Published: 2:51 pm, Thu. Nov. 15th, 2018Updated: 2:47 pm
There’s always a slight sense of wistfulness when the Friday night lights give way to the Saturday afternoon sunshine.
It, like autumn itself, is a sign of change. Another regular season of high-school football has come and gone in the City of Champions. Another group of seniors are facing the reality of a maximum of three final opportunities to don the helmets and pads.
But with that comes the excitement only playoff time in New Mexico’s football hotbed can generate. Another road to state has been mapped. A 31st trophy for the laden case at Bulldog Bowl is close enough to taste. And it all starts tomorrow, at home.
Standing between the fourth-ranked Bulldogs and advancement to the Class 5A state semifinal round are the No. 5 Panthers of Piedra Vista. They’re 8-3 on the year, a run team with good size and speed, and they’ll be riding the high of a 55-35 drubbing of 12th-ranked Del Norte last weekend.
But the ‘Dogs don’t schedule an annual gamut for nothing. They’ve battled their way through not only the toughest schedule top to bottom in the classification but the mine field that was District 4-AAAAA in 2018, as well, from whence three of the top four squads in the state emerged.
They’ve been knocked down, they’ve done the knocking, they’ve overcome obstacles and grown, together. Now, all that remains is to get on the field and get the job done.
“This is a good game for us in the sense of having to make sure we’re doing what we’re supposed to be doing – what we’ve been working on all year long,” head coach Rex Henderson said Thursday.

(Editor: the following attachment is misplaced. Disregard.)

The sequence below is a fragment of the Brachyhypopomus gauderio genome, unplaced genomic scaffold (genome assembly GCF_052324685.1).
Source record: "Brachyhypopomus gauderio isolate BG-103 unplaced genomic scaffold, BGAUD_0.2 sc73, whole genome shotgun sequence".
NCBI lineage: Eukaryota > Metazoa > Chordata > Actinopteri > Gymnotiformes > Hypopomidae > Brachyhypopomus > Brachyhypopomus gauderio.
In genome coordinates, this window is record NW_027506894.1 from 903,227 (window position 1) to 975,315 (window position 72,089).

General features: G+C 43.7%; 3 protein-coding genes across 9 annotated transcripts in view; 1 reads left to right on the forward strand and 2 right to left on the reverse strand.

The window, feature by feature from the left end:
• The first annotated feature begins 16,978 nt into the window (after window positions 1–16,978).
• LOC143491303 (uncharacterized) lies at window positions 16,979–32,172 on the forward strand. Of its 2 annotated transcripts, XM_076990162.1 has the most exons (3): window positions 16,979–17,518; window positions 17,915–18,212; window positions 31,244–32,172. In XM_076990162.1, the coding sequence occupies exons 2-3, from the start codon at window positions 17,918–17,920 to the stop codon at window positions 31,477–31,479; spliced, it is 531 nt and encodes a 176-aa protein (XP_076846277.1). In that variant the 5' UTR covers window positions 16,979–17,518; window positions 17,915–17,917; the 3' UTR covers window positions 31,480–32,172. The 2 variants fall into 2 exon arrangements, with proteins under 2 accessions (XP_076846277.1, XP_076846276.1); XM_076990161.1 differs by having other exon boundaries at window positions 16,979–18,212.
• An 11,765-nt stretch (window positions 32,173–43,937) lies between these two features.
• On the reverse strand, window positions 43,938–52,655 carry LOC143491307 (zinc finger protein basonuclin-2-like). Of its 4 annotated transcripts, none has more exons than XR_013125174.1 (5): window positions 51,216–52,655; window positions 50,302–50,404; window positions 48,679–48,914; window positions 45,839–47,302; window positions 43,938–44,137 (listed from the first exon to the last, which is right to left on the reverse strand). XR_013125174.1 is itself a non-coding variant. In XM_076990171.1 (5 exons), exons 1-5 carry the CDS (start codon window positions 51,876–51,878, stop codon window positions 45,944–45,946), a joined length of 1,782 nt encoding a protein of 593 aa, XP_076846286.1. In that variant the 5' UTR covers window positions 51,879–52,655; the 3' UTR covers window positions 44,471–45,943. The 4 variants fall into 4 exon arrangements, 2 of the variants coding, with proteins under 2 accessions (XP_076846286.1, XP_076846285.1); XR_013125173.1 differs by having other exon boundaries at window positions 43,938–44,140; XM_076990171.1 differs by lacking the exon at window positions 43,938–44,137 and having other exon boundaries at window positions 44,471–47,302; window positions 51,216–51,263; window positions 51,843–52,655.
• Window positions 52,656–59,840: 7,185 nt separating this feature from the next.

Piedra Vista has had success throughout the season exploiting their opponents’ weaknesses. Their wins have been by comfortable margins and their losses relatively close.
After falling to Los Lunas in their opener Aug. 24, 22-6, they went on to hold both St. Pius (38-6) and Valley (26-6) to a single touchdown apiece. They did the same to Kirtland Central Sept. 14 but came up on the short end regardless, 7-6. From there, they’ve logged decisive victories over Belen (30-7), Albuquerque High (41-14), Miyamura (42-0), Highland (41-7) and Farmington (28-7) prior to Del Norte, third third loss coming Oct. 12 against Roswell on the road, 26-14.
“Piedra Vista is a good run team,” Henderson said. “They run the ball really well, similar to Goddard in some respects, in that they’re going to be real physical. Their quarterback (Trent Kiraly) is kind of the main guy. They don’t run him as often as Goddard does, but they use him quite a bit, and he’s their most effective runner.”
The 6’2”, 181-pound Kiraly is joined in the backfield by 5’9”, 180-pound senior running back McKay Cook, who has also been a ground force for the Panthers this season.
Blowing open holes for the pair has been P.V.’s sizable offensive line, which averages out at 5’10”, 261 pounds, with guards Benjamin Rasmussen (6’4”, 300) and Julian Ordaz (6’2”, 274) anchoring.